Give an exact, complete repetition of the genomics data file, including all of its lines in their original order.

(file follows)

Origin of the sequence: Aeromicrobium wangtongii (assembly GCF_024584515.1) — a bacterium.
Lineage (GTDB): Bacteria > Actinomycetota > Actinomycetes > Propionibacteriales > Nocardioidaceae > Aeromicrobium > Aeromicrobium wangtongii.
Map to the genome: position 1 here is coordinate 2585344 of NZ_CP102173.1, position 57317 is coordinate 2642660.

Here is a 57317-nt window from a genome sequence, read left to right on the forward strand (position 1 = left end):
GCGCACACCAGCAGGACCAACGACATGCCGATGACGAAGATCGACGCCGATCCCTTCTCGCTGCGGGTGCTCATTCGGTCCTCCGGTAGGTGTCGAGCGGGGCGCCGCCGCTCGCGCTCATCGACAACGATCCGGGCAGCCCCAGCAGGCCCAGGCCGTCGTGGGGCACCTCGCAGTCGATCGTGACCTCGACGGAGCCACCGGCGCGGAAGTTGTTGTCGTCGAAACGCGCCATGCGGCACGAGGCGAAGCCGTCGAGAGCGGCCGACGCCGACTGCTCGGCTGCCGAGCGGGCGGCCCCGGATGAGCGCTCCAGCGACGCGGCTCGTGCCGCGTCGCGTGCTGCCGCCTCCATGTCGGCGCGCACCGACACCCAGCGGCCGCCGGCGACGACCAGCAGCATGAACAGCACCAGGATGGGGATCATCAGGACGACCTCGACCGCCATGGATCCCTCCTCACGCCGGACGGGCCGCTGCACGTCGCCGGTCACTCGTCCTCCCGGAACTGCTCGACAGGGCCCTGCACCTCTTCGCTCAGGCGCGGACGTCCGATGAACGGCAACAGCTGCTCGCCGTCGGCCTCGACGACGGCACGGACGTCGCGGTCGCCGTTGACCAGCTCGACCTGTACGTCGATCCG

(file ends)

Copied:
Origin of the sequence: Aeromicrobium wangtongii (assembly GCF_024584515.1) — a bacterium.
Lineage (GTDB): Bacteria > Actinomycetota > Actinomycetes > Propionibacteriales > Nocardioidaceae > Aeromicrobium > Aeromicrobium wangtongii.
Map to the genome: position 1 here is coordinate 2585344 of NZ_CP102173.1, position 57317 is coordinate 2642660.

Here is a 57317-nt window from a genome sequence, read left to right on the forward strand (position 1 = left end):
GCGCACACCAGCAGGACCAACGACATGCCGATGACGAAGATCGACGCCGATCCCTTCTCGCTGCGGGTGCTCATTCGGTCCTCCGGTAGGTGTCGAGCGGGGCGCCGCCGCTCGCGCTCATCGACAACGATCCGGGCAGCCCCAGCAGGCCCAGGCCGTCGTGGGGCACCTCGCAGTCGATCGTGACCTCGACGGAGCCACCGGCGCGGAAGTTGTTGTCGTCGAAACGCGCCATGCGGCACGAGGCGAAGCCGTCGAGAGCGGCCGACGCCGACTGCTCGGCTGCCGAGCGGGCGGCCCCGGATGAGCGCTCCAGCGACGCGGCTCGTGCCGCGTCGCGTGCTGCCGCCTCCATGTCGGCGCGCACCGACACCCAGCGGCCGCCGGCGACGACCAGCAGCATGAACAGCACCAGGATGGGGATCATCAGGACGACCTCGACCGCCATGGATCCCTCCTCACGCCGGACGGGCCGCTGCACGTCGCCGGTCACTCGTCCTCCCGGAACTGCTCGACAGGGCCCTGCACCTCTTCGCTCAGGCGCGGACGTCCGATGAACGGCAACAGCTGCTCGCCGTCGGCCTCGACGACGGCACGGACGTCGCGGTCGCCGTTGACCAGCTCGACCTGTACGTCGATCCG